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Trivia / Bloom County

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  • Accidentally Correct Writing: The 1986 strips suggesting that Ozzy Osbourne's Prince of Darkness persona was just a big act and that he was a fairly down-to-earth bloke seemed like a cheeky Take That! to rock image-making at the time. But The Osbournes showed that it was the truth after all.
  • Colbert Bump: Garry Trudeau putting Doonesbury on hiatus in 1983 directly benefitted Bloom County, since newspapers and readers turned to it to fill the void.
  • Disowned Adaptation: Berke is disappointed by the 1991 animated special based on one of his books, A Wish for Wings That Work (which itself is based on Bloom County), because of the overall results, despite being credited as writer and executive producer.
    • When asked about a copy of the special on VHS or DVD in a 2003 interview, Breathed replied that "Hopefully in the rubbish pail. We can do better than that and we will with an eventual Opus film… but I'm glad you enjoyed it. I presume your family was on speed when they watched it. I would imagine it helps."
    • In a 2007 interview, Breathed claims that the reason he dislikes the special was simply "unspectacular ratings" and his humor "wasn't meant for television, even if it was done right." Another reason was his "lack of writing experience", and that the director was way over his head. He also would have preferred Sterling Holloway•  to provide the voice for Opus.
  • Executive Meddling: There were several strips that were inexplicably censored and edited in the phase of going into book prints. Breathed claimed that usually after finishing making the strips, he would simply mail them off to the company and never kept any copies of them himself, so he likely didn't notice that they were altered, either. Whereas other times, he edited the strip himself upon putting it in a book. Most of the time, these were just subtle changes in dialogue; Berke has frequently expressed frustration with how wordy some of his strips got.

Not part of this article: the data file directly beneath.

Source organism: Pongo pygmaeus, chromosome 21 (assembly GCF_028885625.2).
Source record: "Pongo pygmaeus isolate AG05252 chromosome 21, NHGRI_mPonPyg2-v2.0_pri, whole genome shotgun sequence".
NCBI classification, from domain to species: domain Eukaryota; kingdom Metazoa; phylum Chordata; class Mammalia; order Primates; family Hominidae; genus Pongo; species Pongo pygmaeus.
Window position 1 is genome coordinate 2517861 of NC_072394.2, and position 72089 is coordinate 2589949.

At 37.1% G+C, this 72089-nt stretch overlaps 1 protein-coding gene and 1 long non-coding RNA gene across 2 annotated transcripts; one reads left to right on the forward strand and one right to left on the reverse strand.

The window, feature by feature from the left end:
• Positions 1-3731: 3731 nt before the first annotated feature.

• Zig-zagged with the classic books. Some have the edited strips, while others have them as they originally appeared in the newspaper. The Complete Library, a definitive collection of sorts, seems to be sticking to the latter, delegating the edited versions to bonus features in the back of each volume.
    • Several of the Complete Library Sunday strips are slightly tampered, mostly from being recycled from the 25th Anniversary Opus book (which had updated colors and some gags that were edited for tightness). The only acknowledgment of tampering from Berke was for a gag in which Bill talks, which (despite ruining the joke) struck him as out-of-character. note 
  • Follow the Leader:
    • In the 1980-1982 anthology, Breathed admits that he openly cribbed Doonesbury for much of the strip's first year. Doonesbury later returned the favor when it began to take cues from Bloom County.
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    • Liberty Meadows and The Boondocks were clearly influenced by Bloom County.
  • Missing Episode: For the longest time, Berke declined to reprint a very large number of strips, including most of the first two years, mostly because he found them unfunny and/or outdated. Platypus Comix archived a great deal of the missing strips ages before the first archive book (1980-1982) was released.
  • Name's the Same: Weird Harold, a Yaz Pistachio Satellite Character who only appeared in a few strips, shares his name with a character on Fat Albert and the Cosby Kids.
  • Old Shame: The paperbacks are missing a lot of strips, apparently due to Berke's embarrassment of them. In particular, most of the first year-and-a-half was tucked away because Berke was flat-out embarrassed by how crude and unfocused the strip was at the start. Even now that the whole shebang has been gathered into The Complete Library, Berke's commentaries on certain strips (particularly in the 1980-82 volume) smack of "dear God, why did I ever write this?!".
    • He's not a fan of the A Wish for Wings That Work special, either, as mentioned above.